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Pattie Lovett-Reid

Chief Financial Commentator, CTV


We've heard this so often -- the millennials have it tough. Housing costs are high, student loans are high, unemployment is high, so not surprising a new report out by Angus Reid Institute supports the notion millennials think they have it tougher than past generations. And there's an interesting twist: half of boomers would agree with them.

The question then becomes, is this a good thing for society? According to the survey, 36 per cent thought millennials living at home was a bad thing and only 21 per cent thought it was good, while 43 per cent were neutral on the topic. Having said that, roughly half (53 per cent) of respondents in their late 50s thought that young people have it harder than previous generations, and 52 per cent over the age 65 would also agree. But here’s where it gets a little dicey – Canadians between the ages of 35-54 say today’s young people are “soft” (58 per cent). Maybe a little financial tough love is in order? Fifty-three per cent believe financial independence is a prerequisite for adulthood.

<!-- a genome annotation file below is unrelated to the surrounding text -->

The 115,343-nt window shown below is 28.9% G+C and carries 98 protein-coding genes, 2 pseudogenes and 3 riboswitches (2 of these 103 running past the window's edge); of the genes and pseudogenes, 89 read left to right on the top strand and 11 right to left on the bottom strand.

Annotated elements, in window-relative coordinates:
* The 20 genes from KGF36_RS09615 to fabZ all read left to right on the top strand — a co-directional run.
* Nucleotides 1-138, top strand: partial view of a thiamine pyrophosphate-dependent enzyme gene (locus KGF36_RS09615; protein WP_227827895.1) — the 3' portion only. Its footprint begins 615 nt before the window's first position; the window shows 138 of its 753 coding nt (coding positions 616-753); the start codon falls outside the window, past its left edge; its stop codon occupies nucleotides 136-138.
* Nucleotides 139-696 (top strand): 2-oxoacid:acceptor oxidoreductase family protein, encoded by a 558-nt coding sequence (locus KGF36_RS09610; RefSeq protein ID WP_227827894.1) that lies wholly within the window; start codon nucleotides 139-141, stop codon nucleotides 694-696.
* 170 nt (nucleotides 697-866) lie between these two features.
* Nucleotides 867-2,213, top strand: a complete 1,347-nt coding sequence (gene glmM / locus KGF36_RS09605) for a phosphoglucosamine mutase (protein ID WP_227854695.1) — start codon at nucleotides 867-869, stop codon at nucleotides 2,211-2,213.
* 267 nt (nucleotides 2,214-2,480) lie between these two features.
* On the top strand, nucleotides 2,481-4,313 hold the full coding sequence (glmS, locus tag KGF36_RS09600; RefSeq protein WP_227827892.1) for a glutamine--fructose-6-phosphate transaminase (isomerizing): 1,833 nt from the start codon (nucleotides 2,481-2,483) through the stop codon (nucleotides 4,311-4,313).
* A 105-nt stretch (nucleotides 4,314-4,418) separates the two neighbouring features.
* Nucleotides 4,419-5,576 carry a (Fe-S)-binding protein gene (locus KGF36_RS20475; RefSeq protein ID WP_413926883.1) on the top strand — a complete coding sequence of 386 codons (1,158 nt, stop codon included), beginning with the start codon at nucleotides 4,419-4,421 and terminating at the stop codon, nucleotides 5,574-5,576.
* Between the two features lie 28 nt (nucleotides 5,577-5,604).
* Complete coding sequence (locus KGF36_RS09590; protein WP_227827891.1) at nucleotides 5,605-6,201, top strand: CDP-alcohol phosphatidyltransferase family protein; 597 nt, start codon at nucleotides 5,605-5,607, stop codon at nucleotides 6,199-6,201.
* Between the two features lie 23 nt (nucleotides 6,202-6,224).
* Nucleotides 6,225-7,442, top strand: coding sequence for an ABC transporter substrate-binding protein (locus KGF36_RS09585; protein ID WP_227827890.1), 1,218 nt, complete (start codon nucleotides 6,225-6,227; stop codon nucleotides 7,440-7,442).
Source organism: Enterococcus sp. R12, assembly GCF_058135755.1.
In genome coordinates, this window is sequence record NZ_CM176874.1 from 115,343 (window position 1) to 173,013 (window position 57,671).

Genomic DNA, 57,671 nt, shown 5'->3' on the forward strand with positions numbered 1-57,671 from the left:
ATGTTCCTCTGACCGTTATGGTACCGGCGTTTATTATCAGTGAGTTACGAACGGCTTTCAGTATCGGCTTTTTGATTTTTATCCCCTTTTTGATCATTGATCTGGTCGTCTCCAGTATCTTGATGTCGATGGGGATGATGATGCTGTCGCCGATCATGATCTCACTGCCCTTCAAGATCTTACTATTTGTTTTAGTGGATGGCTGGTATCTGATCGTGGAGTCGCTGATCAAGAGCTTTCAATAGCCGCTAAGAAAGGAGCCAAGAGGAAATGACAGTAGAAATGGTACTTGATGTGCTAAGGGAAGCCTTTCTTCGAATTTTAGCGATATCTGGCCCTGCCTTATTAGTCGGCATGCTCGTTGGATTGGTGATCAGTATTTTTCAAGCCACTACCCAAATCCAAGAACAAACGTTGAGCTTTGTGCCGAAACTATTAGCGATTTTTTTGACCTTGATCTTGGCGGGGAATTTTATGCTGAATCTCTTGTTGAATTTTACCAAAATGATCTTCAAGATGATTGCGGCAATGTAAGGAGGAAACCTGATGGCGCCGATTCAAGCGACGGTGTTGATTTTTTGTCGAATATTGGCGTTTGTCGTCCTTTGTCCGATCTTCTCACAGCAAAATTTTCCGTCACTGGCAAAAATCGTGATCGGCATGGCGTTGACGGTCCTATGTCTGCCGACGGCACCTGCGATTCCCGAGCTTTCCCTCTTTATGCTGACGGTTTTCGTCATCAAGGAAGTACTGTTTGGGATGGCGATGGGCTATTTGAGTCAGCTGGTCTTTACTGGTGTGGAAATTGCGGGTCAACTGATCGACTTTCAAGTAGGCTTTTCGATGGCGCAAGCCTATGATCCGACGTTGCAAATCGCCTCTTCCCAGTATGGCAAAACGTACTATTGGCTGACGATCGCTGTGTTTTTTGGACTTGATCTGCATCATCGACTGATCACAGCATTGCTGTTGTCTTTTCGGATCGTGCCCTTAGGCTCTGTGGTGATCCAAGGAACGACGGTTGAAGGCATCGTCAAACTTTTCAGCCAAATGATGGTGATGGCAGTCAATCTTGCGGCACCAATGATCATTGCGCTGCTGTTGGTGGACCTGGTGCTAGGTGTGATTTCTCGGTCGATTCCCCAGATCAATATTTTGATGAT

The younger your children are when you introduce financial skills, the more financially independent they will likely become. Here are just a few out of the ordinary strategies that are tried and true:

1. Help your children understand how you became financially savvy/successful. Share your accomplishments and your mistakes.

2. Allow your children to make financial mistakes. And, more importantly, guide not bail them out of the mistakes they make.

3. Lead by example and live within your means.Teach them to live within their means – not yours. 

4. Implement the 24-hour rule. You may really really really want it but do you really really really need it? Sleep on a purchase decision, especially a big one. You would be surprised what a difference 24 hours makes in the decision process. 

5. Help your children understand that rarely do we retire from our first job in the workplace. All kinds of work can be rewarding if you find a way to make it so. Go out and be the best you can be and increase the odds of standing out in the crowded employment market.

6. Millennials sure don’t want  to be thought of as “soft”. Heck no one wants to be thought of as “soft” -- so maybe a little financial tough love could be one strategy leading to financial independence that prerequisite to adulthood.